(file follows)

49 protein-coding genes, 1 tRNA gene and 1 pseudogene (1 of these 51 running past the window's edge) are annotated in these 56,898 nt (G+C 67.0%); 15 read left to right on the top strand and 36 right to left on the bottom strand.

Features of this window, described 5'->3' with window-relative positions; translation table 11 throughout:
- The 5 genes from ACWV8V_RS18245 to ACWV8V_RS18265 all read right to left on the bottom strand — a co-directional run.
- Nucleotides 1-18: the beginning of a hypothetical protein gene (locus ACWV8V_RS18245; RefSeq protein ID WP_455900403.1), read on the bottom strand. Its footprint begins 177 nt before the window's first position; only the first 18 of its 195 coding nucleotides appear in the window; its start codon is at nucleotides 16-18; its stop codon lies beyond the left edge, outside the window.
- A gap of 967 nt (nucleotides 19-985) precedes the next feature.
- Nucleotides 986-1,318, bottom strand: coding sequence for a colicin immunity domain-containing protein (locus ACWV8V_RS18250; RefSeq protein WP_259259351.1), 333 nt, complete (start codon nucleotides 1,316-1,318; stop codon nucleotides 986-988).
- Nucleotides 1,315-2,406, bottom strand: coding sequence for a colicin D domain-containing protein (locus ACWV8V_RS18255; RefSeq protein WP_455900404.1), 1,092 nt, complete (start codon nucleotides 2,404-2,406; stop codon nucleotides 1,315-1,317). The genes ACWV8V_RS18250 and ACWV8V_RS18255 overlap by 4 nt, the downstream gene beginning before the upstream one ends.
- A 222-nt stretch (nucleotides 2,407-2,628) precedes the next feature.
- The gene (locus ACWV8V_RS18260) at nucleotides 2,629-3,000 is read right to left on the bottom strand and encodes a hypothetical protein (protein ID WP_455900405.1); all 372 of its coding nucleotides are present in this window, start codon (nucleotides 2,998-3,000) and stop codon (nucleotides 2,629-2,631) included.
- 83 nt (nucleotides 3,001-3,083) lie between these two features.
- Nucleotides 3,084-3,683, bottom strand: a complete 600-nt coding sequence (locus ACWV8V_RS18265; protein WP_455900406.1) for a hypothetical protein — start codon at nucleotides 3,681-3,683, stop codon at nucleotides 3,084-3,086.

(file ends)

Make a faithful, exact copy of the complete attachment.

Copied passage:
49 protein-coding genes, 1 tRNA gene and 1 pseudogene (1 of these 51 running past the window's edge) are annotated in these 56,898 nt (G+C 67.0%); 15 read left to right on the top strand and 36 right to left on the bottom strand.

Features of this window, described 5'->3' with window-relative positions; translation table 11 throughout:
- The 5 genes from ACWV8V_RS18245 to ACWV8V_RS18265 all read right to left on the bottom strand — a co-directional run.
- Nucleotides 1-18: the beginning of a hypothetical protein gene (locus ACWV8V_RS18245; RefSeq protein ID WP_455900403.1), read on the bottom strand. Its footprint begins 177 nt before the window's first position; only the first 18 of its 195 coding nucleotides appear in the window; its start codon is at nucleotides 16-18; its stop codon lies beyond the left edge, outside the window.
- A gap of 967 nt (nucleotides 19-985) precedes the next feature.
- Nucleotides 986-1,318, bottom strand: coding sequence for a colicin immunity domain-containing protein (locus ACWV8V_RS18250; RefSeq protein WP_259259351.1), 333 nt, complete (start codon nucleotides 1,316-1,318; stop codon nucleotides 986-988).
- Nucleotides 1,315-2,406, bottom strand: coding sequence for a colicin D domain-containing protein (locus ACWV8V_RS18255; RefSeq protein WP_455900404.1), 1,092 nt, complete (start codon nucleotides 2,404-2,406; stop codon nucleotides 1,315-1,317). The genes ACWV8V_RS18250 and ACWV8V_RS18255 overlap by 4 nt, the downstream gene beginning before the upstream one ends.
- A 222-nt stretch (nucleotides 2,407-2,628) precedes the next feature.
- The gene (locus ACWV8V_RS18260) at nucleotides 2,629-3,000 is read right to left on the bottom strand and encodes a hypothetical protein (protein ID WP_455900405.1); all 372 of its coding nucleotides are present in this window, start codon (nucleotides 2,998-3,000) and stop codon (nucleotides 2,629-2,631) included.
- 83 nt (nucleotides 3,001-3,083) lie between these two features.
- Nucleotides 3,084-3,683, bottom strand: a complete 600-nt coding sequence (locus ACWV8V_RS18265; protein WP_455900406.1) for a hypothetical protein — start codon at nucleotides 3,681-3,683, stop codon at nucleotides 3,084-3,086.